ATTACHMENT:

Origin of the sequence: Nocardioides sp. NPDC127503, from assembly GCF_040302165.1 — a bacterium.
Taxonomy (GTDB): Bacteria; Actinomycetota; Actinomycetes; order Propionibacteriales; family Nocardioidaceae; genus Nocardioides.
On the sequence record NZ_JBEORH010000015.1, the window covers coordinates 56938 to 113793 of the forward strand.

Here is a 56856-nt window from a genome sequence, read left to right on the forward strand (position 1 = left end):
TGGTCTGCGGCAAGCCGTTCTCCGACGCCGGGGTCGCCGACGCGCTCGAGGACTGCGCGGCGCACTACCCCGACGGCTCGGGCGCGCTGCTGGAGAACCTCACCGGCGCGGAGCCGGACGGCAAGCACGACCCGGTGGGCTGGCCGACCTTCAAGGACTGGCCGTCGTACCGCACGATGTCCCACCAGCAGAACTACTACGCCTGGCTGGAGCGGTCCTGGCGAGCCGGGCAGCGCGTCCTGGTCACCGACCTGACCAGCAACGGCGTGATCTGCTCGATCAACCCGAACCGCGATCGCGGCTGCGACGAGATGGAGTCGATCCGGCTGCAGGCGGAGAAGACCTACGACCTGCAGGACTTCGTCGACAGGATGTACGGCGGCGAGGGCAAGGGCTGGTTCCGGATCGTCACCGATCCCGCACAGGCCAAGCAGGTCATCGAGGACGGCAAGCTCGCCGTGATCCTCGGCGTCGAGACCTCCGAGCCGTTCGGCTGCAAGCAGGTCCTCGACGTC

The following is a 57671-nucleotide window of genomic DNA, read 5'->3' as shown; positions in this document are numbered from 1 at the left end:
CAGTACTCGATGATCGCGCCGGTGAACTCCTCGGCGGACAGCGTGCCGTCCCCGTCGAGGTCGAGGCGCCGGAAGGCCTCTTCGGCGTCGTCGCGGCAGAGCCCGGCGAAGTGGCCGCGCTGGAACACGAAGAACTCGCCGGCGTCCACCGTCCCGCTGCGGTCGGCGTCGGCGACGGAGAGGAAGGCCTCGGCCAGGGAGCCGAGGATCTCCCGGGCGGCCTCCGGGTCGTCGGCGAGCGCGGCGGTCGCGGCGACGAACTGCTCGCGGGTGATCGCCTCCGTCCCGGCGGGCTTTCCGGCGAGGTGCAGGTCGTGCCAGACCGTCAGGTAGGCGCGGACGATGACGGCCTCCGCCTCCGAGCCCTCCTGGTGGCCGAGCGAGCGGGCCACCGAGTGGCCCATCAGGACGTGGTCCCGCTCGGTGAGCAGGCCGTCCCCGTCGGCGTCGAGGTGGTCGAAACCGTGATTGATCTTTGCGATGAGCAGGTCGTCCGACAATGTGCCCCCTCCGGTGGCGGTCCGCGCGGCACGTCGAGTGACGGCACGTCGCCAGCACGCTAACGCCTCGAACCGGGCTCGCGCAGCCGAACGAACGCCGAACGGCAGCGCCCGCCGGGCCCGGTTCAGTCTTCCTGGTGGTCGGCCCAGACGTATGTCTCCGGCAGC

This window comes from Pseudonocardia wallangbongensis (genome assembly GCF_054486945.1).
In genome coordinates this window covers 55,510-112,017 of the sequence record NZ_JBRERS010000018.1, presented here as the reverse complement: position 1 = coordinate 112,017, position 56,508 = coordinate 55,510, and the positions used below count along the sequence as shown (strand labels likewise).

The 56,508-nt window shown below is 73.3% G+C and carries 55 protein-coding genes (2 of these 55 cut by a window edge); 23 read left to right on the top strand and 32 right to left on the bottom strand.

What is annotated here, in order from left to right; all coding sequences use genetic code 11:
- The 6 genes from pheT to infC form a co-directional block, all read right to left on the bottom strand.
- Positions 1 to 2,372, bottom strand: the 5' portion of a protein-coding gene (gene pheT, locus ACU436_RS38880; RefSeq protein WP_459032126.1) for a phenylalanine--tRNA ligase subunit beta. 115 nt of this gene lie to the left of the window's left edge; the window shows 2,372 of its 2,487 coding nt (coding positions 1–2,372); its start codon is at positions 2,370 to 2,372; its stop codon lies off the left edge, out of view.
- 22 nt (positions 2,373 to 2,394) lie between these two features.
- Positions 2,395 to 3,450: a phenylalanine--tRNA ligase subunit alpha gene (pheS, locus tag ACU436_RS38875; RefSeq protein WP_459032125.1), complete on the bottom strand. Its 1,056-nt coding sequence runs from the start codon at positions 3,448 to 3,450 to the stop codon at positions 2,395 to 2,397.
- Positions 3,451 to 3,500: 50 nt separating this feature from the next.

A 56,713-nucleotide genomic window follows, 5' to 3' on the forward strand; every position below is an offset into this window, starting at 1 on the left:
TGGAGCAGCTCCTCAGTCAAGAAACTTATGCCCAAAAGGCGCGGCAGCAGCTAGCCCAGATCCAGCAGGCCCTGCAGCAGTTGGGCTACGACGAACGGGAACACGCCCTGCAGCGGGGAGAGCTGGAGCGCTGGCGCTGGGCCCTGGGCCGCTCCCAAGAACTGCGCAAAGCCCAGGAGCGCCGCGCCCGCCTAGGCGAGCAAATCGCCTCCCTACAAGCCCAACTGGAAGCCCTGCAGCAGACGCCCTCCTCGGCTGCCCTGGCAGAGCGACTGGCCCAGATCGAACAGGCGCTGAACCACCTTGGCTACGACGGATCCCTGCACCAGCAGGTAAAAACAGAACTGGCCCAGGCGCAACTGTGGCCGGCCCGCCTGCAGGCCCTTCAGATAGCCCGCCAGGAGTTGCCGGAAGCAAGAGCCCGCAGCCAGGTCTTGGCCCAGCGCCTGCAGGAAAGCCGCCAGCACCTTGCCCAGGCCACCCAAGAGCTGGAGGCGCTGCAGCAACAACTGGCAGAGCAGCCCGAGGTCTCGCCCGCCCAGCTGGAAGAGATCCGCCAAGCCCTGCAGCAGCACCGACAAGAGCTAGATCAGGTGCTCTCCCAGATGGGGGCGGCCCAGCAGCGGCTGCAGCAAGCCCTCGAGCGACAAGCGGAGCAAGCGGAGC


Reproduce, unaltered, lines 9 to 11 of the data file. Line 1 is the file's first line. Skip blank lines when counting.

In genome coordinates this window covers 55,510-112,017 of the sequence record NZ_JBRERS010000018.1, presented here as the reverse complement: position 1 = coordinate 112,017, position 56,508 = coordinate 55,510, and the positions used below count along the sequence as shown (strand labels likewise).

The 56,508-nt window shown below is 73.3% G+C and carries 55 protein-coding genes (2 of these 55 cut by a window edge); 23 read left to right on the top strand and 32 right to left on the bottom strand.

What is annotated here, in order from left to right; all coding sequences use genetic code 11: